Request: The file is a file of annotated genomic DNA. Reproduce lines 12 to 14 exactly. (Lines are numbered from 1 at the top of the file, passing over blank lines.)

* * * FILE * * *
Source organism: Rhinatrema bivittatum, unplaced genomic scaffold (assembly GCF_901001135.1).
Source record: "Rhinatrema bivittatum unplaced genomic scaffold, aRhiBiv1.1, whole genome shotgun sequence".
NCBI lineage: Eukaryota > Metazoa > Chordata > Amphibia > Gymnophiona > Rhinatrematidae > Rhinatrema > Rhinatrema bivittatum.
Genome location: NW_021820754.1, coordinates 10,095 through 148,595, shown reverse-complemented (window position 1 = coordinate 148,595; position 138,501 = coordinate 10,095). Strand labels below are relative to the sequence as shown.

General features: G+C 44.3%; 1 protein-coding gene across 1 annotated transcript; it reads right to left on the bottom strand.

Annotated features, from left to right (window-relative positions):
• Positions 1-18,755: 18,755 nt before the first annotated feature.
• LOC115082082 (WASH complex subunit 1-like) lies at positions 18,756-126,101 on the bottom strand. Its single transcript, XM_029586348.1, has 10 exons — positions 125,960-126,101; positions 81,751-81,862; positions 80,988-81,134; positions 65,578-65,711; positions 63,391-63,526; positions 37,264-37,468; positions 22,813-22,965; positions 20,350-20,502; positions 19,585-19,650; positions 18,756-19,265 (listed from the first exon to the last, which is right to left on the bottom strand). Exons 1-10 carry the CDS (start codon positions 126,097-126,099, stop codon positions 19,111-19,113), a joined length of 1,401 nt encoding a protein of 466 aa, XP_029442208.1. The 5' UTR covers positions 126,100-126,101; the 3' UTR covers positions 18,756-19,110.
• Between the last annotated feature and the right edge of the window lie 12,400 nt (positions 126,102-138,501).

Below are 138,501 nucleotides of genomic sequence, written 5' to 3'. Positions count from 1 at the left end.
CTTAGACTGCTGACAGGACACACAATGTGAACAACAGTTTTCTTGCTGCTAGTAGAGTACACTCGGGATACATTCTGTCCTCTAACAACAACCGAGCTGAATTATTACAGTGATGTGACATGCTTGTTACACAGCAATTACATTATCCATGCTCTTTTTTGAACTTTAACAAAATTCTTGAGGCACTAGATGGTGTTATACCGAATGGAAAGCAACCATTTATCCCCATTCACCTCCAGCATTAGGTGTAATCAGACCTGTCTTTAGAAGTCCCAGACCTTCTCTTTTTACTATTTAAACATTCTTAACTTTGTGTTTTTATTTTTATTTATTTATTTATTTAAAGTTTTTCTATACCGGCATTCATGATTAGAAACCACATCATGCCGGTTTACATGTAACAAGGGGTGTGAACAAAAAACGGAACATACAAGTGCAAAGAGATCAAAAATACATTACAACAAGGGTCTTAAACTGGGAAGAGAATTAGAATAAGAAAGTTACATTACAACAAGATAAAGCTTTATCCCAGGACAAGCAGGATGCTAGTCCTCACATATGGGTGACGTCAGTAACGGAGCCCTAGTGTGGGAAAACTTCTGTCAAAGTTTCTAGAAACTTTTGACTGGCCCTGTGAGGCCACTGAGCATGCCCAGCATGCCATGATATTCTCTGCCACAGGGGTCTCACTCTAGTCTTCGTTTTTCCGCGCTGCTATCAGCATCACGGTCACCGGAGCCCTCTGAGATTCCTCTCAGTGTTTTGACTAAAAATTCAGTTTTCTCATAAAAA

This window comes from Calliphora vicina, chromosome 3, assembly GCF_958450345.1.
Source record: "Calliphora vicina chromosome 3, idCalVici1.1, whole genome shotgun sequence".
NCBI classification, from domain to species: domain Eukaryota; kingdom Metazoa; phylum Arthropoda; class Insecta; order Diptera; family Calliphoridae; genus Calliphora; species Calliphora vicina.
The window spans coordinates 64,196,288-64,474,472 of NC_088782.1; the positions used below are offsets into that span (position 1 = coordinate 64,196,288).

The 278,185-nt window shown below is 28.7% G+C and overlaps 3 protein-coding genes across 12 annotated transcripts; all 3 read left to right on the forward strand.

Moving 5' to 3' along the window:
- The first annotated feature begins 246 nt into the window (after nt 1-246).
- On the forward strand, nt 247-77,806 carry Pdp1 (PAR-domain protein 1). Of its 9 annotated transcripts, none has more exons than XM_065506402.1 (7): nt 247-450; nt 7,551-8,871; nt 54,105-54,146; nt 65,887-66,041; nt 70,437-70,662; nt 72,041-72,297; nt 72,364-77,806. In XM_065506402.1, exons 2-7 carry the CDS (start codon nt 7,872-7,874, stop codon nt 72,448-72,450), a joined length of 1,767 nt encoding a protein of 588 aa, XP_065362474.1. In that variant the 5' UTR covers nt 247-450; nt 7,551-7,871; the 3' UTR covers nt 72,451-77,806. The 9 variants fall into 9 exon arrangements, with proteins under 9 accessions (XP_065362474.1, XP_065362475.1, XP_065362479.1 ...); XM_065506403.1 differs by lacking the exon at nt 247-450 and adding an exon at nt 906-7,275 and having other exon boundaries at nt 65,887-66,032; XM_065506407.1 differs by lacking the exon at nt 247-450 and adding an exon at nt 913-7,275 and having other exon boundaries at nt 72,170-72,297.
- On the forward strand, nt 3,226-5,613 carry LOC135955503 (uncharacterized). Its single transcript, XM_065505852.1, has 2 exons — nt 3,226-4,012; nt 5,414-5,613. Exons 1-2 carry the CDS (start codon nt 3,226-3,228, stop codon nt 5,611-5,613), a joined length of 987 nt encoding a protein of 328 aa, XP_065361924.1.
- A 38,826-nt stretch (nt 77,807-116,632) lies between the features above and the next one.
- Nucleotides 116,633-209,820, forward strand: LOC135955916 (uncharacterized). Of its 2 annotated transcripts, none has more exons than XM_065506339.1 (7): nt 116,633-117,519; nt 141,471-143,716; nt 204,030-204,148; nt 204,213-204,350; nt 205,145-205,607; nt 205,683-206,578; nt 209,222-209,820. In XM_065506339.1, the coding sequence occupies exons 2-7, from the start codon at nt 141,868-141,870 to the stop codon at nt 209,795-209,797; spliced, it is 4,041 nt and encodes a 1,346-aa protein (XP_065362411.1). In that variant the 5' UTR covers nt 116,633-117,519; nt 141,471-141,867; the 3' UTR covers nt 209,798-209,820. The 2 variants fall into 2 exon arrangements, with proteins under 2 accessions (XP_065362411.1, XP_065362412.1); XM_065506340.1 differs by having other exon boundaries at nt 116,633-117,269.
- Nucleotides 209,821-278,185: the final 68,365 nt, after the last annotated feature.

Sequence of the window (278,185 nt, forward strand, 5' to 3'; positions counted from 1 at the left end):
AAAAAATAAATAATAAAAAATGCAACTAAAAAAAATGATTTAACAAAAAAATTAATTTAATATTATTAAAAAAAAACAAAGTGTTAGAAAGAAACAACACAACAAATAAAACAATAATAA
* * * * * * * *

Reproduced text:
This window comes from Calliphora vicina, chromosome 3, assembly GCF_958450345.1.
Source record: "Calliphora vicina chromosome 3, idCalVici1.1, whole genome shotgun sequence".
NCBI classification, from domain to species: domain Eukaryota; kingdom Metazoa; phylum Arthropoda; class Insecta; order Diptera; family Calliphoridae; genus Calliphora; species Calliphora vicina.